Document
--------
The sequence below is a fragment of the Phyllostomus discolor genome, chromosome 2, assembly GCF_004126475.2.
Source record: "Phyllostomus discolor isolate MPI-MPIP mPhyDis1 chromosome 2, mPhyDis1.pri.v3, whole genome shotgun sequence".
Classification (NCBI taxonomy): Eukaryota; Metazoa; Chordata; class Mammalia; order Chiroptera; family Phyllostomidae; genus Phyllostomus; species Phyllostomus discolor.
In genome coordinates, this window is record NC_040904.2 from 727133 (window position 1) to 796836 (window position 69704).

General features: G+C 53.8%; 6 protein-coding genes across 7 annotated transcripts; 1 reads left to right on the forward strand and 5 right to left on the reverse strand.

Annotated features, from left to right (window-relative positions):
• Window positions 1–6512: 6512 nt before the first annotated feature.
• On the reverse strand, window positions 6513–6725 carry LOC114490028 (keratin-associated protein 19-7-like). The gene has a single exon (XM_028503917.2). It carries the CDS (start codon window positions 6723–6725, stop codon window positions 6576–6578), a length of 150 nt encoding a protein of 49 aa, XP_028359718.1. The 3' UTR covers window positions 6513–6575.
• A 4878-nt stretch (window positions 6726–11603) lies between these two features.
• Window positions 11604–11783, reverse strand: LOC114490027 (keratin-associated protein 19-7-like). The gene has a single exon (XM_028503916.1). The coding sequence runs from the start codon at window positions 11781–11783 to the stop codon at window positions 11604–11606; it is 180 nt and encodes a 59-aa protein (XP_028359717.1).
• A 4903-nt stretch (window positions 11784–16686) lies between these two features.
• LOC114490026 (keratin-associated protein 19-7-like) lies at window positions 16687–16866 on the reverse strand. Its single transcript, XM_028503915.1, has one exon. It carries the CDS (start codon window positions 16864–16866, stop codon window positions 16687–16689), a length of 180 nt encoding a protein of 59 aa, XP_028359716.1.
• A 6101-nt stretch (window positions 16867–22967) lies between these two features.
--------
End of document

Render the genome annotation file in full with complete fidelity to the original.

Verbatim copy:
The sequence below is a fragment of the Phyllostomus discolor genome, chromosome 2, assembly GCF_004126475.2.
Source record: "Phyllostomus discolor isolate MPI-MPIP mPhyDis1 chromosome 2, mPhyDis1.pri.v3, whole genome shotgun sequence".
Classification (NCBI taxonomy): Eukaryota; Metazoa; Chordata; class Mammalia; order Chiroptera; family Phyllostomidae; genus Phyllostomus; species Phyllostomus discolor.
In genome coordinates, this window is record NC_040904.2 from 727133 (window position 1) to 796836 (window position 69704).

General features: G+C 53.8%; 6 protein-coding genes across 7 annotated transcripts; 1 reads left to right on the forward strand and 5 right to left on the reverse strand.

Annotated features, from left to right (window-relative positions):
• Window positions 1–6512: 6512 nt before the first annotated feature.
• On the reverse strand, window positions 6513–6725 carry LOC114490028 (keratin-associated protein 19-7-like). The gene has a single exon (XM_028503917.2). It carries the CDS (start codon window positions 6723–6725, stop codon window positions 6576–6578), a length of 150 nt encoding a protein of 49 aa, XP_028359718.1. The 3' UTR covers window positions 6513–6575.
• A 4878-nt stretch (window positions 6726–11603) lies between these two features.
• Window positions 11604–11783, reverse strand: LOC114490027 (keratin-associated protein 19-7-like). The gene has a single exon (XM_028503916.1). The coding sequence runs from the start codon at window positions 11781–11783 to the stop codon at window positions 11604–11606; it is 180 nt and encodes a 59-aa protein (XP_028359717.1).
• A 4903-nt stretch (window positions 11784–16686) lies between these two features.
• LOC114490026 (keratin-associated protein 19-7-like) lies at window positions 16687–16866 on the reverse strand. Its single transcript, XM_028503915.1, has one exon. It carries the CDS (start codon window positions 16864–16866, stop codon window positions 16687–16689), a length of 180 nt encoding a protein of 59 aa, XP_028359716.1.
• A 6101-nt stretch (window positions 16867–22967) lies between these two features.